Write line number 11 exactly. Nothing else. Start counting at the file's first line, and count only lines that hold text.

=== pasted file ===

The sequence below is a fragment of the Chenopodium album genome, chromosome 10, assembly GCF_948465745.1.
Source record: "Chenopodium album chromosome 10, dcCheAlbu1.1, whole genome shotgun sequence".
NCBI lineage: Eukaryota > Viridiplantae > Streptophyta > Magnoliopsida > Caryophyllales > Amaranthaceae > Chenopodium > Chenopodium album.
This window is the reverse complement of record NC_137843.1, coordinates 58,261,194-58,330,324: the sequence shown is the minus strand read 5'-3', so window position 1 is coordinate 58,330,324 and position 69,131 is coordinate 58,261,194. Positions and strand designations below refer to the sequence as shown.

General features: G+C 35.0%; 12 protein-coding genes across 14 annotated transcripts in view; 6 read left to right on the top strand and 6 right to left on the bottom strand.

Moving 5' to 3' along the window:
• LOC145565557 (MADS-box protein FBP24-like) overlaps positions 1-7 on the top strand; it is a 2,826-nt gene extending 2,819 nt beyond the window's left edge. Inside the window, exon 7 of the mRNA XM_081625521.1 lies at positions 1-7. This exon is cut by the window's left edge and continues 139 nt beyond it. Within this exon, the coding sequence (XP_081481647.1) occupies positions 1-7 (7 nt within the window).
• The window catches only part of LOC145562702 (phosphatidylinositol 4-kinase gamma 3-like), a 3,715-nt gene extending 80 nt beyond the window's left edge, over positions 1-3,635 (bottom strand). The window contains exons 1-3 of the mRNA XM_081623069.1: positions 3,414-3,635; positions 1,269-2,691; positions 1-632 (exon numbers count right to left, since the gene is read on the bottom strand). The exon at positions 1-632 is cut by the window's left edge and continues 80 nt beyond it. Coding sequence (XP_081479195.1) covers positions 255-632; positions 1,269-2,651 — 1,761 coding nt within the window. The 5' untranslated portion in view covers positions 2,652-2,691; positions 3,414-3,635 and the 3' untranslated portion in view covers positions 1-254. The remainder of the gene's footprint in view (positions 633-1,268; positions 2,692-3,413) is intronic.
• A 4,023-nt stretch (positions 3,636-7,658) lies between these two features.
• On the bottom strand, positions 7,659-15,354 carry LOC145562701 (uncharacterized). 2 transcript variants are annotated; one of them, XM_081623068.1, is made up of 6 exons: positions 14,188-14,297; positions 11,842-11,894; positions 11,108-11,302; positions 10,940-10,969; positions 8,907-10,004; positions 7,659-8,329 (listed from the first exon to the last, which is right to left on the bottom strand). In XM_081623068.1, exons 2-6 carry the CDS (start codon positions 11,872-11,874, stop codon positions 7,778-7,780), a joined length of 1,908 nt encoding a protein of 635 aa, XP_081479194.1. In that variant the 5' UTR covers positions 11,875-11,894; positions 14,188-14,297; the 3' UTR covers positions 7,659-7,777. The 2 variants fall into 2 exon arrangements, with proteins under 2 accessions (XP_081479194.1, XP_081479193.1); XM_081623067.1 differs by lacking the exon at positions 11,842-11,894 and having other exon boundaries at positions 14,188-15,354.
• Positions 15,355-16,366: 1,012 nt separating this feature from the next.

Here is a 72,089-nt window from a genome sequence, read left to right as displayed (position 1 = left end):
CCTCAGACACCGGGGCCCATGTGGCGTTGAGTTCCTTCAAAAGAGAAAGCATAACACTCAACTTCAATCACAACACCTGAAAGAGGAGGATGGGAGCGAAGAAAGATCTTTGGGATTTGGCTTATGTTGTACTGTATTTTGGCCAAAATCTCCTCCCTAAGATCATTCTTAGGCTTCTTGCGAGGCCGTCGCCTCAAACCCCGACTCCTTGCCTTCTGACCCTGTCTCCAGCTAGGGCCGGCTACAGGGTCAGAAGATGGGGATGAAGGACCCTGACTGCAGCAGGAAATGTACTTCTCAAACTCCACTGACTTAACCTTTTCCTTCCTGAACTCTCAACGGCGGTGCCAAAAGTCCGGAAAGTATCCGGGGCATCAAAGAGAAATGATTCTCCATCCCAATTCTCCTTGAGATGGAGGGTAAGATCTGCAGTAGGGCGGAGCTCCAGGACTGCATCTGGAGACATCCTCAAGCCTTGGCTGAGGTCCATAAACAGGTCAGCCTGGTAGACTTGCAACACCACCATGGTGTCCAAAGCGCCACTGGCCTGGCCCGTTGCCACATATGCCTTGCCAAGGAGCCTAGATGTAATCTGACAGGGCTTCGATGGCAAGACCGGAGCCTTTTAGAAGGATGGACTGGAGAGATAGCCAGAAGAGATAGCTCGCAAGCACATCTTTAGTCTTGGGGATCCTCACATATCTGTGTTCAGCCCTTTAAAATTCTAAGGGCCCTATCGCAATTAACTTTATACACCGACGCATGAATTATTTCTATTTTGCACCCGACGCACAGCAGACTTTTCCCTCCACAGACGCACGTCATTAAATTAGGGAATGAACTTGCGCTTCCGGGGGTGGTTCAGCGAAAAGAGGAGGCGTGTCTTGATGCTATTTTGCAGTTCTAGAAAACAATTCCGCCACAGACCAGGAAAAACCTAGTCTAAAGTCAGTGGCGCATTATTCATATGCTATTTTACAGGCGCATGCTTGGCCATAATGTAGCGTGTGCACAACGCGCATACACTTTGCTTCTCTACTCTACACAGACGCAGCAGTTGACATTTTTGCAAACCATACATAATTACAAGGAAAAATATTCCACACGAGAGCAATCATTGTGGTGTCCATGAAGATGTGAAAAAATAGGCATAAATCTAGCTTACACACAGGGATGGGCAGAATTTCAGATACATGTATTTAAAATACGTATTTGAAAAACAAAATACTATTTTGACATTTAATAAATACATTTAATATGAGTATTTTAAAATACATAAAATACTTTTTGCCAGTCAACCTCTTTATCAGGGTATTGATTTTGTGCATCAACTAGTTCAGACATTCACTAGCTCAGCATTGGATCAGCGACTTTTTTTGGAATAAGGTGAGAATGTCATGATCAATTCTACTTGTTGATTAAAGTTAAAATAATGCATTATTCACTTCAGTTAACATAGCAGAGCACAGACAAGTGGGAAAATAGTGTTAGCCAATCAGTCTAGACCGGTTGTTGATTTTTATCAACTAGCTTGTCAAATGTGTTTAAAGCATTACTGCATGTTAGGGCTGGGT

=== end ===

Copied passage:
• Positions 15,355-16,366: 1,012 nt separating this feature from the next.